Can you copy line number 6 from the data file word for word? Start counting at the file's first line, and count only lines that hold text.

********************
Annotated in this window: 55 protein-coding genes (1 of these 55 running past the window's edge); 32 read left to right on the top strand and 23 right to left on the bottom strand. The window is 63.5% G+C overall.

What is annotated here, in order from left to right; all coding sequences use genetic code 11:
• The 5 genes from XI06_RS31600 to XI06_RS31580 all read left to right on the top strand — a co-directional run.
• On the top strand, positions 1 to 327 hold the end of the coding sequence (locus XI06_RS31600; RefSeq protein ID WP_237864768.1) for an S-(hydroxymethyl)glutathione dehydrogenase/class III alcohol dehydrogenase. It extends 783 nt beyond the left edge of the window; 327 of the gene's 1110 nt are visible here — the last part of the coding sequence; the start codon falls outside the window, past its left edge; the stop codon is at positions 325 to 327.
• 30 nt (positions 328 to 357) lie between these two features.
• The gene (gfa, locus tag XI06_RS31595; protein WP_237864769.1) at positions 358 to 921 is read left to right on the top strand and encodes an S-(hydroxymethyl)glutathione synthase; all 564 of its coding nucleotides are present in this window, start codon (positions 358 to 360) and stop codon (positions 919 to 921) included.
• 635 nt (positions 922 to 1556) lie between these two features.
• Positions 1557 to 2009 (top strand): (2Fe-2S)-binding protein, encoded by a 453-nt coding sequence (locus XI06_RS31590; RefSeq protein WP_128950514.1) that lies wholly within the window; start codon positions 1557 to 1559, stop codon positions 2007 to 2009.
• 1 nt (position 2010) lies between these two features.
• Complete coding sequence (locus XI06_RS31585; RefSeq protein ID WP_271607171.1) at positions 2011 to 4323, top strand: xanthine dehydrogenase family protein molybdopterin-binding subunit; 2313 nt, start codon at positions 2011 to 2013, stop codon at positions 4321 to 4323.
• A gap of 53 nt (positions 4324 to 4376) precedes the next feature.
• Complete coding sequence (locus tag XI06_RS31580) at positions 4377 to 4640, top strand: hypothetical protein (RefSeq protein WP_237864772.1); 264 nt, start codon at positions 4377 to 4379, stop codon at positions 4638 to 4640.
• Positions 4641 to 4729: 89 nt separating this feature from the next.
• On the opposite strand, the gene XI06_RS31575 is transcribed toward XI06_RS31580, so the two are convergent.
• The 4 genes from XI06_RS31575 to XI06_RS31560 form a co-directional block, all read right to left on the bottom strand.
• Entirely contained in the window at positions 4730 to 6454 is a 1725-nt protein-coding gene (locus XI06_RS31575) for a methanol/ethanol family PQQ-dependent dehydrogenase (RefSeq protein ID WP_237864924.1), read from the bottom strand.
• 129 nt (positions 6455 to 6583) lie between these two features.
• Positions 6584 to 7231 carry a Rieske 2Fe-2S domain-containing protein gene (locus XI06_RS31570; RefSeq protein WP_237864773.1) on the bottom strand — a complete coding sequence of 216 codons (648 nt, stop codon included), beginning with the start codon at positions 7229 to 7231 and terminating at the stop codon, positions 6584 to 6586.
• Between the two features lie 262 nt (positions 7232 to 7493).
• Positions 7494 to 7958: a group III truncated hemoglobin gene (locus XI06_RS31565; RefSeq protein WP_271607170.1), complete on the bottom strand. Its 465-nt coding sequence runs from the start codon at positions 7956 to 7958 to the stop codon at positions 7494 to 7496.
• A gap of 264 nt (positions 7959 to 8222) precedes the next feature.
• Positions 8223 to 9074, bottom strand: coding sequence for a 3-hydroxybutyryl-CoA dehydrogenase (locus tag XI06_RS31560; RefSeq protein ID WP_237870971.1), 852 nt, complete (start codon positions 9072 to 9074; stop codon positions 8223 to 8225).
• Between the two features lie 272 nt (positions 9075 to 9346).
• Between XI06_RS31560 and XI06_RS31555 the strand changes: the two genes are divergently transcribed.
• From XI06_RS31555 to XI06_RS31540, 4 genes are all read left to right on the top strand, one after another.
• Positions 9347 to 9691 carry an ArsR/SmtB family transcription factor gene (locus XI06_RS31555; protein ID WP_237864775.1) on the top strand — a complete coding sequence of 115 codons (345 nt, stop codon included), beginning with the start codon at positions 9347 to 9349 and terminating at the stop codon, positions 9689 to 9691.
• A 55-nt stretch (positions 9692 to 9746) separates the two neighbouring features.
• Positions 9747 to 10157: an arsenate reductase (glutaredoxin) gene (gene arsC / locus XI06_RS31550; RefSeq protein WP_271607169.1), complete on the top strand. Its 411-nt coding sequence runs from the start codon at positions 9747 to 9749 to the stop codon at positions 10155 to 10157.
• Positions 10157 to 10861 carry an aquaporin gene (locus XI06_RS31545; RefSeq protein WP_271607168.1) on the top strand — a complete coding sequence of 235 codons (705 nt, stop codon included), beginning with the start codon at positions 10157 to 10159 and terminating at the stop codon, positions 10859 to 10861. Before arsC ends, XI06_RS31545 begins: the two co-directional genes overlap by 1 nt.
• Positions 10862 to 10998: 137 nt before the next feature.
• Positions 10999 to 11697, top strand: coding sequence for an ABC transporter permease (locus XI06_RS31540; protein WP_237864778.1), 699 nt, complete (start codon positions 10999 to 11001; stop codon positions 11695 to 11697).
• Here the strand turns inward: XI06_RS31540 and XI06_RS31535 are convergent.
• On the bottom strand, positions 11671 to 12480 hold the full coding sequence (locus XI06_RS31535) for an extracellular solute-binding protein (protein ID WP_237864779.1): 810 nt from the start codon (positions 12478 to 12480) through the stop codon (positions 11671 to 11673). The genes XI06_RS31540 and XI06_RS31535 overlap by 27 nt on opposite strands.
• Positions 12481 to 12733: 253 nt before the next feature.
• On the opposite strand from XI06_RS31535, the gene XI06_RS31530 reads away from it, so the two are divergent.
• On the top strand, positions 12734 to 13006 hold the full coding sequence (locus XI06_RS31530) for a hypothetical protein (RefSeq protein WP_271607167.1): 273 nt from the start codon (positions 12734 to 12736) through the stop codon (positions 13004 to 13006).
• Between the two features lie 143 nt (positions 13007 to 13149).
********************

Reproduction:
• The gene (gfa, locus tag XI06_RS31595; protein WP_237864769.1) at positions 358 to 921 is read left to right on the top strand and encodes an S-(hydroxymethyl)glutathione synthase; all 564 of its coding nucleotides are present in this window, start codon (positions 358 to 360) and stop codon (positions 919 to 921) included.